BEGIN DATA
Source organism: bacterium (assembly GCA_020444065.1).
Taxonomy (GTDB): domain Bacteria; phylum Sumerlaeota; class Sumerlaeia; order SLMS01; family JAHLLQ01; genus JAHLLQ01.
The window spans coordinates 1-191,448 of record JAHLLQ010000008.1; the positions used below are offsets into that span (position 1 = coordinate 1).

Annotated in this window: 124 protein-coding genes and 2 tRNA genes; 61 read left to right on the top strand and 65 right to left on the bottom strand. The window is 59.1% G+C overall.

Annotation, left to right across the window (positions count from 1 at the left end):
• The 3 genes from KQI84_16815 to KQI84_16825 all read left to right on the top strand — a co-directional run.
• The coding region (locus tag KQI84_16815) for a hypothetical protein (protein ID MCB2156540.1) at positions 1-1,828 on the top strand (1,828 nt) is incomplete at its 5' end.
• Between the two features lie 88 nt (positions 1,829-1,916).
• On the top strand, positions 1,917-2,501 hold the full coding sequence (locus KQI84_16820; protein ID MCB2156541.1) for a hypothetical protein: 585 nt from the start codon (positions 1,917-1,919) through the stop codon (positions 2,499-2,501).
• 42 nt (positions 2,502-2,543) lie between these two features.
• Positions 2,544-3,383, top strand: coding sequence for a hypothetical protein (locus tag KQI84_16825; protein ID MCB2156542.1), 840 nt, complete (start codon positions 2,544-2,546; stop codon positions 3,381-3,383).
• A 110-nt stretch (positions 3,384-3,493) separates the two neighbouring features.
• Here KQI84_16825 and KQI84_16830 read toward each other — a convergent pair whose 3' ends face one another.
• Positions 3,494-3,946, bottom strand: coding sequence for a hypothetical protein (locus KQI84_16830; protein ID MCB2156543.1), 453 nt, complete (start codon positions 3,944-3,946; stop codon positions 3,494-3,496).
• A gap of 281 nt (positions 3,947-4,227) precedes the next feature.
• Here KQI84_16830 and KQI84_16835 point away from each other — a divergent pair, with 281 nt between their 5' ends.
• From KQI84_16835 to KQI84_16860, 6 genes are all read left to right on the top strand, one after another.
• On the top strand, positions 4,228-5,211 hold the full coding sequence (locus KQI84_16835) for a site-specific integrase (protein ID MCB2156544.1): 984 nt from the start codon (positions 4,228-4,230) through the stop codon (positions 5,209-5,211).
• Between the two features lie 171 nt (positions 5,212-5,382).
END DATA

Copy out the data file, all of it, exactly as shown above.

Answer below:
Source organism: bacterium (assembly GCA_020444065.1).
Taxonomy (GTDB): domain Bacteria; phylum Sumerlaeota; class Sumerlaeia; order SLMS01; family JAHLLQ01; genus JAHLLQ01.
The window spans coordinates 1-191,448 of record JAHLLQ010000008.1; the positions used below are offsets into that span (position 1 = coordinate 1).

Annotated in this window: 124 protein-coding genes and 2 tRNA genes; 61 read left to right on the top strand and 65 right to left on the bottom strand. The window is 59.1% G+C overall.

Annotation, left to right across the window (positions count from 1 at the left end):
• The 3 genes from KQI84_16815 to KQI84_16825 all read left to right on the top strand — a co-directional run.
• The coding region (locus tag KQI84_16815) for a hypothetical protein (protein ID MCB2156540.1) at positions 1-1,828 on the top strand (1,828 nt) is incomplete at its 5' end.
• Between the two features lie 88 nt (positions 1,829-1,916).
• On the top strand, positions 1,917-2,501 hold the full coding sequence (locus KQI84_16820; protein ID MCB2156541.1) for a hypothetical protein: 585 nt from the start codon (positions 1,917-1,919) through the stop codon (positions 2,499-2,501).
• 42 nt (positions 2,502-2,543) lie between these two features.
• Positions 2,544-3,383, top strand: coding sequence for a hypothetical protein (locus tag KQI84_16825; protein ID MCB2156542.1), 840 nt, complete (start codon positions 2,544-2,546; stop codon positions 3,381-3,383).
• A 110-nt stretch (positions 3,384-3,493) separates the two neighbouring features.
• Here KQI84_16825 and KQI84_16830 read toward each other — a convergent pair whose 3' ends face one another.
• Positions 3,494-3,946, bottom strand: coding sequence for a hypothetical protein (locus KQI84_16830; protein ID MCB2156543.1), 453 nt, complete (start codon positions 3,944-3,946; stop codon positions 3,494-3,496).
• A gap of 281 nt (positions 3,947-4,227) precedes the next feature.
• Here KQI84_16830 and KQI84_16835 point away from each other — a divergent pair, with 281 nt between their 5' ends.
• From KQI84_16835 to KQI84_16860, 6 genes are all read left to right on the top strand, one after another.
• On the top strand, positions 4,228-5,211 hold the full coding sequence (locus KQI84_16835) for a site-specific integrase (protein ID MCB2156544.1): 984 nt from the start codon (positions 4,228-4,230) through the stop codon (positions 5,209-5,211).
• Between the two features lie 171 nt (positions 5,212-5,382).